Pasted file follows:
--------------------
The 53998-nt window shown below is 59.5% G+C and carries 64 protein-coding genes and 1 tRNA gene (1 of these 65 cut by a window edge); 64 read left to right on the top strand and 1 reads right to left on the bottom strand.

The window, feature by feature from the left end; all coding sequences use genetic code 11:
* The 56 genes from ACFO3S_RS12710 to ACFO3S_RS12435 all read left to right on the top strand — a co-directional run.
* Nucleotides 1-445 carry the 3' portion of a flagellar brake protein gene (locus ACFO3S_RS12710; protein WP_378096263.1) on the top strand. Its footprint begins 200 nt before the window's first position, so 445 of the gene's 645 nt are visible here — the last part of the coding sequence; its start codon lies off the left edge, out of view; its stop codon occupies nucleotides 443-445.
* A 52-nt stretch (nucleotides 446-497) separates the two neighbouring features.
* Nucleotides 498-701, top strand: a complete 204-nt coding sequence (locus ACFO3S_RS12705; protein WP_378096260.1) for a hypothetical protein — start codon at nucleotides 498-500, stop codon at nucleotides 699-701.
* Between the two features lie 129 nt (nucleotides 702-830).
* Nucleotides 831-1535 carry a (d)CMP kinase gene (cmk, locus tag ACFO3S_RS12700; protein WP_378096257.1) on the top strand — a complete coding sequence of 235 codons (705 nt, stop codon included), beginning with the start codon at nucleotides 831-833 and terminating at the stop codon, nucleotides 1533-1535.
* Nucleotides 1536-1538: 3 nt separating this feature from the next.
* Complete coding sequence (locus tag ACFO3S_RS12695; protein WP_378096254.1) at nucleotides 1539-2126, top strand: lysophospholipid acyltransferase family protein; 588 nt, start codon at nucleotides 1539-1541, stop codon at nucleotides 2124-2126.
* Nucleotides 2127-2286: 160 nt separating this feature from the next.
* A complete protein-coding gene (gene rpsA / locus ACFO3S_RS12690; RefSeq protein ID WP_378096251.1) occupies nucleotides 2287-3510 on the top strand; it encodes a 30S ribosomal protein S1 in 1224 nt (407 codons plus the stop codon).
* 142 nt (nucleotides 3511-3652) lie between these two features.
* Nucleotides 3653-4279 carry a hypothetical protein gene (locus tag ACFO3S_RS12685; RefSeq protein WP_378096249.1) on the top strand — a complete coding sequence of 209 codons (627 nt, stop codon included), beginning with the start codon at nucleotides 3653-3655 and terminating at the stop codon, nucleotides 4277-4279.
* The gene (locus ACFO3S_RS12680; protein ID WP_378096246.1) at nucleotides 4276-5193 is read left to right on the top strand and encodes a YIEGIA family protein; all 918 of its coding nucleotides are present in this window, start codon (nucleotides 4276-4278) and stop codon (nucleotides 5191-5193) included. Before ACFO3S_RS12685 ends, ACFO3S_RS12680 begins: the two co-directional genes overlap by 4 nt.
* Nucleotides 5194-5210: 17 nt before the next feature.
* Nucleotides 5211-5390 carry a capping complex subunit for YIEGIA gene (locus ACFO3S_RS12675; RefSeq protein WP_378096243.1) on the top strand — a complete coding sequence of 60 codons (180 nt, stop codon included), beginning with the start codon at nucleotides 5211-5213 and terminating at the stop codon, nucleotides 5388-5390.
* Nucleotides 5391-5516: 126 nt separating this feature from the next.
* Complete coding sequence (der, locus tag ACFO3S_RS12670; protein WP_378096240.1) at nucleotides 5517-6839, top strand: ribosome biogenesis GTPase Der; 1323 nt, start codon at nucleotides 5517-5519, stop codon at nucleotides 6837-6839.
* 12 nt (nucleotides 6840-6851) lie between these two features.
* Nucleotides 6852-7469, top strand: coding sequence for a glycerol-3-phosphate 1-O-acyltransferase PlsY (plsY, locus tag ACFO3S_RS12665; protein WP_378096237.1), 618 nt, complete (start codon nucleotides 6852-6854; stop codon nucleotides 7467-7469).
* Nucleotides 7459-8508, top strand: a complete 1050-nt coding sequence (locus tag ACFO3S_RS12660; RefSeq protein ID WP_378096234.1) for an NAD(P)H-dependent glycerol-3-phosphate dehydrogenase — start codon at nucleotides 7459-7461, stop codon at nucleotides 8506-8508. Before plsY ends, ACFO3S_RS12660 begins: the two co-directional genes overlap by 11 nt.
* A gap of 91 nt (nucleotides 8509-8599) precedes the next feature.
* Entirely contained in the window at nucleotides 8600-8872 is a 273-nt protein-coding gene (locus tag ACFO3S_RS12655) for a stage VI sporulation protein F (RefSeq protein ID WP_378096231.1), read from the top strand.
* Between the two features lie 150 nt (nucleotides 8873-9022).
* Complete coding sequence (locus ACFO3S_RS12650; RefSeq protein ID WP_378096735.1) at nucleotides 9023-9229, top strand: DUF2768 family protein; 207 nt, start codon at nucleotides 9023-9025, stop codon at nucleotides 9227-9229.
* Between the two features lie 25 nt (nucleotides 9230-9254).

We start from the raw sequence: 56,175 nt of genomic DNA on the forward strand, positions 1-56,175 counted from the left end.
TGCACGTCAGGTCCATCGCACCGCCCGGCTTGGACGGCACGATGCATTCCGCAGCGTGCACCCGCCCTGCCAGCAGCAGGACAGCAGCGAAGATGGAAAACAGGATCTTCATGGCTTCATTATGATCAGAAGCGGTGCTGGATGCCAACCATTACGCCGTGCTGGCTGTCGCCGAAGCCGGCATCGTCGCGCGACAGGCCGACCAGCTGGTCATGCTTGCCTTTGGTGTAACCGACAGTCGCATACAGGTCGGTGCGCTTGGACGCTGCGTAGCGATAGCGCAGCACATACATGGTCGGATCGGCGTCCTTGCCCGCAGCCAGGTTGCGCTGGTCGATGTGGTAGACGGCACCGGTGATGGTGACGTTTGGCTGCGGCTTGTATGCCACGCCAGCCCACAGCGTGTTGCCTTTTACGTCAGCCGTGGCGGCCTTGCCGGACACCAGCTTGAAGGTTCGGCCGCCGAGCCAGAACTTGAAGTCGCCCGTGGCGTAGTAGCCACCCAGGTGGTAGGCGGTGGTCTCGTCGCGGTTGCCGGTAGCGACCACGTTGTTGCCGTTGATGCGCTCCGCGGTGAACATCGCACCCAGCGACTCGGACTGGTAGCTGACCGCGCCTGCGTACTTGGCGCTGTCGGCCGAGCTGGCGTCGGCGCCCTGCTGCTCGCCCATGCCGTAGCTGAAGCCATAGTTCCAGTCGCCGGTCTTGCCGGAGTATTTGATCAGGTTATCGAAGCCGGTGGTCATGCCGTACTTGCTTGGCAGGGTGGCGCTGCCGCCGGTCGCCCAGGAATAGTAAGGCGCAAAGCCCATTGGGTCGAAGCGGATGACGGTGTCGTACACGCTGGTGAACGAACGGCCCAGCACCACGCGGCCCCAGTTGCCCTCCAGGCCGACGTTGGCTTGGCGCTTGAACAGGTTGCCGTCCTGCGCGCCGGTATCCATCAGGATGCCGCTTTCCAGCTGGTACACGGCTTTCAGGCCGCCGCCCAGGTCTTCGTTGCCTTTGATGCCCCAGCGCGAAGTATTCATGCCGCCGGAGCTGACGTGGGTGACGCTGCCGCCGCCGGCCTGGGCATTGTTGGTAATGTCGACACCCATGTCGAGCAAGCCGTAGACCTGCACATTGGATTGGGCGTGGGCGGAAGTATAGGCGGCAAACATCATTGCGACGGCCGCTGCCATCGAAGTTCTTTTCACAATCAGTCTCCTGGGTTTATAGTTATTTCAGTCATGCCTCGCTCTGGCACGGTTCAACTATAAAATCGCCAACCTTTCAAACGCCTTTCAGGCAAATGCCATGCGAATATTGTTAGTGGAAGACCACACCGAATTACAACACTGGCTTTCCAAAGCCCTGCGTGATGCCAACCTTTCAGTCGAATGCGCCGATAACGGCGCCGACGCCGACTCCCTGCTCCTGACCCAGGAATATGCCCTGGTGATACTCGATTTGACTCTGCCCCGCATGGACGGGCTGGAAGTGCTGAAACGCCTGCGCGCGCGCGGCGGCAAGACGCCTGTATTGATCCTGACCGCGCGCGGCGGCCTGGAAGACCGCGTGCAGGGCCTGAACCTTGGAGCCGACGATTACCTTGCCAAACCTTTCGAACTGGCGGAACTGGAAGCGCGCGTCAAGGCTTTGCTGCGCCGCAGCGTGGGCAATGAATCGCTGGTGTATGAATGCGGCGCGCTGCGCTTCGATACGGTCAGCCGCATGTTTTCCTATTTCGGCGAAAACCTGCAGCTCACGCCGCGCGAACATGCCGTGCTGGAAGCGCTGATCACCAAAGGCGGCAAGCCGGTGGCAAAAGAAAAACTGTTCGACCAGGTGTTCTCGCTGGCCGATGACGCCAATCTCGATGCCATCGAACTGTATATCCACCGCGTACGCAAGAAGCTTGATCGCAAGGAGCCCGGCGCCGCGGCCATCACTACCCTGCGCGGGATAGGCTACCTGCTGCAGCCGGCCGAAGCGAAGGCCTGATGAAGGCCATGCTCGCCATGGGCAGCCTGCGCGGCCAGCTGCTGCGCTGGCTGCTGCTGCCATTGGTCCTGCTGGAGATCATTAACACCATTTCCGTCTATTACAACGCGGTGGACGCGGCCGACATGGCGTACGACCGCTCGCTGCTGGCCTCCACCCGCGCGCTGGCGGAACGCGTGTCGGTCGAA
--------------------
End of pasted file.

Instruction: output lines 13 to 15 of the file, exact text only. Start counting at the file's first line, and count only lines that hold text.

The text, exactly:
* 142 nt (nucleotides 3511-3652) lie between these two features.
* Nucleotides 3653-4279 carry a hypothetical protein gene (locus tag ACFO3S_RS12685; RefSeq protein WP_378096249.1) on the top strand — a complete coding sequence of 209 codons (627 nt, stop codon included), beginning with the start codon at nucleotides 3653-3655 and terminating at the stop codon, nucleotides 4277-4279.
* The gene (locus ACFO3S_RS12680; protein ID WP_378096246.1) at nucleotides 4276-5193 is read left to right on the top strand and encodes a YIEGIA family protein; all 918 of its coding nucleotides are present in this window, start codon (nucleotides 4276-4278) and stop codon (nucleotides 5191-5193) included. Before ACFO3S_RS12685 ends, ACFO3S_RS12680 begins: the two co-directional genes overlap by 4 nt.